The Success of Virtual Reality

Conceptually, virtual reality (more commonly known as VR) traces its origins back to the 1950s.  During this time, cinematographer Morton Heilig developed a machine called the Sensorama, which featured “moving chairs and odor meters while providing a visual treat to the audience” (Virtual Reality, n.d.) . Since this era, VR has been perfected by video game giants and tech gurus who have evolved this experience to mimic reality down to the finest details.

Recent reports have shown that, while students are scoring higher in math assessments than in previous years, internationally the U.S. ranks in the middle, and still lags behind other advanced industrial nations (Desilver, 2015).  In order to alleviate this problem, some educational experts are looking into the world of virtual learning.  In fact, in the consideration of the world’s most effective learning devices, virtual reality carries substantial weight.  That is, groups like the Institute for Defense Analyses have added to the argument, stating that “One of the unique capabilities of (virtual reality) is that it allows students to visualize abstract concepts, to observe events at atomic or planetary scales, and to visit environments and interact with events that distance, time, or safety factors make unavailable” (Sunrise, n.d.).

Capitalizing on the popularity of VR, The Void, a video game theme park in Utah, is currently working on  “blending virtual reality experiences with physical environments”, aiming to provide its patrons with a unique experience upon its projected opening season in summer of 2016 (Tech Insider, 2015).  One of the highlights of the park is that it will allow customers to explore miles of topographic features and explore tall buildings, all within the realm of the game pod (Mufson, 2015).  Through this experience, students studying about vast terrain in science or performing measurements for math assignments in the classroom, can enjoy a new approach to learning these concepts.  With ticket costs ranging between $29 and $39 per person, The Void is an affordable way for students to gain supplementary experiences that can enhance traditional instruction (Gibbs, 2015).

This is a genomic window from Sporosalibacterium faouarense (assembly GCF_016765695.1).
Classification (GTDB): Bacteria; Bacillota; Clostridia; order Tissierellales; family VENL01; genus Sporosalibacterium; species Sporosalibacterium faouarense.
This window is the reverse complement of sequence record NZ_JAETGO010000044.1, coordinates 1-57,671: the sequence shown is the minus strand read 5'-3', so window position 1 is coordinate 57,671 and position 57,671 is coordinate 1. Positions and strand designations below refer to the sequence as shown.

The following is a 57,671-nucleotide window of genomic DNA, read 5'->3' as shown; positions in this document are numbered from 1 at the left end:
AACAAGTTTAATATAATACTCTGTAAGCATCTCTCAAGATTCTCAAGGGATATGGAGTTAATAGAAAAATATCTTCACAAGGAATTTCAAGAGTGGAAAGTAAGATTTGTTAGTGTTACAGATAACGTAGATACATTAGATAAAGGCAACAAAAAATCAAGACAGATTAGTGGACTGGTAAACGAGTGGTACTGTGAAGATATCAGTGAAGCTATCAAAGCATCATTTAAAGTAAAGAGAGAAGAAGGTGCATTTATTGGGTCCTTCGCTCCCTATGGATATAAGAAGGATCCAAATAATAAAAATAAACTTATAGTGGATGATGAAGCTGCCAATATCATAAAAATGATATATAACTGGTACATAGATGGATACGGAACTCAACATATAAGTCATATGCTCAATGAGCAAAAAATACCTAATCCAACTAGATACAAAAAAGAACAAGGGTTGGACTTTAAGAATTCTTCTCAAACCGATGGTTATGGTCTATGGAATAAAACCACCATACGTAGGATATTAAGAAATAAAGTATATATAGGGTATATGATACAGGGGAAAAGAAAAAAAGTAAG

Starting as a Kickstarter campaign, the Oculus Rift is also amassing VR followers.  Packaged as one of the premier VR experiences, new mobile-style classrooms are offering the opportunity for students to test out immersive visualization through the Oculus Rift.  The unique headset gives users the most true-to-life encounters available on the market.  In addition to teaching basic math and science concepts, the Rift is enabling students to practically understand how engineers and developers pattern realistic experiences and translate them to the virtual world.  Some headsets are even offering a virtual test drive of a career in veterinary surgery (Smith, 2015).

In May of this year, PCS Labs offered an “Evolution of Video Game Development” wherein students were able to learn about video games throughout history, and were even able to create their own games through Unity.  Lessons like these foster curiosity and facilitate STEM discussion through hands on experiences, which engage the minds of future innovators.


Virtual Reality Guide. (n.d). History of virtual reality – where did it all begin? Retrieved October 22, 2015, from

Desilver, D. (2015, February 2). U.S. students improving – slowly – in math and science, but still lagging internationally. Retrieved October 22, 2015, from

Sunrise. (n.d.). STEM careers and US competitiveness. Retrieved October 22, 2015, from

Tech Insider. (2015, September 2). Inside the void: an exclusive look at the future of virtual reality. Retrieved October 22, 2015, from

Mufson, B. (2015, May 6). Enter “the void”: the world’s first virtual reality theme park. Retrieved October 22, 2015, from

Gibbs, A. (2015, May 20). Welcome to ‘the matrix’? theme park with virtual reality twist. Retrieved October 22, 2015, from

Smith, D. (2015, October 9). Virtual reality opens new pathways for hands-on learning. Retrieved October 22, 2015, from


By: Lindsay Reeves

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